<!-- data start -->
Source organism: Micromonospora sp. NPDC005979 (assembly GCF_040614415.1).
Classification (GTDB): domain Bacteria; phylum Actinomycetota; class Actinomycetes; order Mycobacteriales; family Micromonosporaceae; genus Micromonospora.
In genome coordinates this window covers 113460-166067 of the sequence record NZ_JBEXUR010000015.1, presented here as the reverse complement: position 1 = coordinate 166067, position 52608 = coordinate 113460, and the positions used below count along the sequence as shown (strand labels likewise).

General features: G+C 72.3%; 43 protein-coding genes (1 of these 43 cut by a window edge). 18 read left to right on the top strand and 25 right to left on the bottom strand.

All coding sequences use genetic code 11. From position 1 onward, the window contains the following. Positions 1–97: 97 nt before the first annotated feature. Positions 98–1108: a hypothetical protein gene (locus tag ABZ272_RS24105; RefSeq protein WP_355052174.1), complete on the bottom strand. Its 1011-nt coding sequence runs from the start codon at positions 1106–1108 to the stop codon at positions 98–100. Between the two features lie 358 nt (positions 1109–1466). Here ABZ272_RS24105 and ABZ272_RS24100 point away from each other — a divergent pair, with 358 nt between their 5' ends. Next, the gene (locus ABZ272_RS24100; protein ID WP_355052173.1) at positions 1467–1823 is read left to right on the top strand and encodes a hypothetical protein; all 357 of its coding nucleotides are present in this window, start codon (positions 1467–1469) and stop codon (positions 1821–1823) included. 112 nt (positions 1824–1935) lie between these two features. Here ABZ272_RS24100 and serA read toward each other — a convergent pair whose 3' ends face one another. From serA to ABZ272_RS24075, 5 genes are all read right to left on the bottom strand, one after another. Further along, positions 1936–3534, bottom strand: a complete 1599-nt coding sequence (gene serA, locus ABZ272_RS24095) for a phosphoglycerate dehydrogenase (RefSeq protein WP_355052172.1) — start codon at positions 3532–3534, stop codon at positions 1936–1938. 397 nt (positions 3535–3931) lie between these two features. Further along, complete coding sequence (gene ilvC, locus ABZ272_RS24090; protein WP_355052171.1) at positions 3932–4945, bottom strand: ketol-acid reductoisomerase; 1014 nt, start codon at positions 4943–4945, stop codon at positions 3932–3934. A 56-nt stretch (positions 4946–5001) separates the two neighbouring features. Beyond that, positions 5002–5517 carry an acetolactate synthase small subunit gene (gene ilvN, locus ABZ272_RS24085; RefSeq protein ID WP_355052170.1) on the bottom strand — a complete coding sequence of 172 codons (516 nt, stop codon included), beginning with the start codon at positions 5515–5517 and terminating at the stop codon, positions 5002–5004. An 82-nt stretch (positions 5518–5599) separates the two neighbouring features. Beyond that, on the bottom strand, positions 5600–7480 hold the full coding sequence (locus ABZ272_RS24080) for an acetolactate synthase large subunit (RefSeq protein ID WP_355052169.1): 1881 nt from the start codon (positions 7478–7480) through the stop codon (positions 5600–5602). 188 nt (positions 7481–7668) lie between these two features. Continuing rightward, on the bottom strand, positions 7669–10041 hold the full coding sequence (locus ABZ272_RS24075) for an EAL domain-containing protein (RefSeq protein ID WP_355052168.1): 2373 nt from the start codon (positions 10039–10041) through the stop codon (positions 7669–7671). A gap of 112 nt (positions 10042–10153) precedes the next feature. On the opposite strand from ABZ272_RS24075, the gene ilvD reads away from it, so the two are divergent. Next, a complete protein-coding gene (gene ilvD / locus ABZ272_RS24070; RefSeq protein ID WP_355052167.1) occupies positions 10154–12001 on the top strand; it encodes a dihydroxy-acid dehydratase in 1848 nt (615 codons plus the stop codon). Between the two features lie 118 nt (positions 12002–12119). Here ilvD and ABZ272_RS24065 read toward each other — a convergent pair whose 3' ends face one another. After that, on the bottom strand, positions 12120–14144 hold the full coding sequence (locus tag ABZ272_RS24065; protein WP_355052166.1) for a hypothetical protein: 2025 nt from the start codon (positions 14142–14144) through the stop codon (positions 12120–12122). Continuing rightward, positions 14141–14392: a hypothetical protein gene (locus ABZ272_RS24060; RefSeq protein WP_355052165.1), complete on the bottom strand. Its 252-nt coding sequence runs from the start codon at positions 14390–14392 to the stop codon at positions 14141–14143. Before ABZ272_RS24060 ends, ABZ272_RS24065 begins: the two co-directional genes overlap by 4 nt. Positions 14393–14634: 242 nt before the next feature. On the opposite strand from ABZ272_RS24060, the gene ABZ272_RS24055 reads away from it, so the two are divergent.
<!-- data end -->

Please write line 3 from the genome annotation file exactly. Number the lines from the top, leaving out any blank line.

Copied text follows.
In genome coordinates this window covers 113460-166067 of the sequence record NZ_JBEXUR010000015.1, presented here as the reverse complement: position 1 = coordinate 166067, position 52608 = coordinate 113460, and the positions used below count along the sequence as shown (strand labels likewise).